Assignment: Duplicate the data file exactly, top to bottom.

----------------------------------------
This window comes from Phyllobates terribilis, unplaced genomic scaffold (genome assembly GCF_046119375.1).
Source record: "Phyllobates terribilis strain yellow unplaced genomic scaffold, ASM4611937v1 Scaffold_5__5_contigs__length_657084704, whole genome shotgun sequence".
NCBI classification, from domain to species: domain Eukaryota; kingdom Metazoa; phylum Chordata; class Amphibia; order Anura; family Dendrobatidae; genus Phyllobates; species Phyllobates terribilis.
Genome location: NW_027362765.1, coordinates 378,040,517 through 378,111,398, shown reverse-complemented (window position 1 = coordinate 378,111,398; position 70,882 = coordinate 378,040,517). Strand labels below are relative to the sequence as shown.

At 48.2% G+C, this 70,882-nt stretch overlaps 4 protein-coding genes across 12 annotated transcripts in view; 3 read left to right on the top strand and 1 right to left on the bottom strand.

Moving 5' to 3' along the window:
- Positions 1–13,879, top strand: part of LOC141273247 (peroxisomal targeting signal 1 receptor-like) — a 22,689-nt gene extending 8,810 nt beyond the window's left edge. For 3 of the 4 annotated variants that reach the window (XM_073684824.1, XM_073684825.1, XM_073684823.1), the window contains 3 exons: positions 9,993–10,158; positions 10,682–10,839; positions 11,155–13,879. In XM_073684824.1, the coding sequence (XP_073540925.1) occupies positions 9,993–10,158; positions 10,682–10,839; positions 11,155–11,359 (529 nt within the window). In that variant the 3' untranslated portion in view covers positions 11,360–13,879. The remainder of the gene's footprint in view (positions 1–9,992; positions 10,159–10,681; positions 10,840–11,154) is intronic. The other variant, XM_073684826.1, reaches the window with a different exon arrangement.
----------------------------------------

This window comes from Phyllobates terribilis, unplaced genomic scaffold (genome assembly GCF_046119375.1).
Source record: "Phyllobates terribilis strain yellow unplaced genomic scaffold, ASM4611937v1 Scaffold_5__5_contigs__length_657084704, whole genome shotgun sequence".
NCBI classification, from domain to species: domain Eukaryota; kingdom Metazoa; phylum Chordata; class Amphibia; order Anura; family Dendrobatidae; genus Phyllobates; species Phyllobates terribilis.
Genome location: NW_027362765.1, coordinates 378,040,517 through 378,111,398, shown reverse-complemented (window position 1 = coordinate 378,111,398; position 70,882 = coordinate 378,040,517). Strand labels below are relative to the sequence as shown.

At 48.2% G+C, this 70,882-nt stretch overlaps 4 protein-coding genes across 12 annotated transcripts in view; 3 read left to right on the top strand and 1 right to left on the bottom strand.

Moving 5' to 3' along the window:
- Positions 1–13,879, top strand: part of LOC141273247 (peroxisomal targeting signal 1 receptor-like) — a 22,689-nt gene extending 8,810 nt beyond the window's left edge. For 3 of the 4 annotated variants that reach the window (XM_073684824.1, XM_073684825.1, XM_073684823.1), the window contains 3 exons: positions 9,993–10,158; positions 10,682–10,839; positions 11,155–13,879. In XM_073684824.1, the coding sequence (XP_073540925.1) occupies positions 9,993–10,158; positions 10,682–10,839; positions 11,155–11,359 (529 nt within the window). In that variant the 3' untranslated portion in view covers positions 11,360–13,879. The remainder of the gene's footprint in view (positions 1–9,992; positions 10,159–10,681; positions 10,840–11,154) is intronic. The other variant, XM_073684826.1, reaches the window with a different exon arrangement.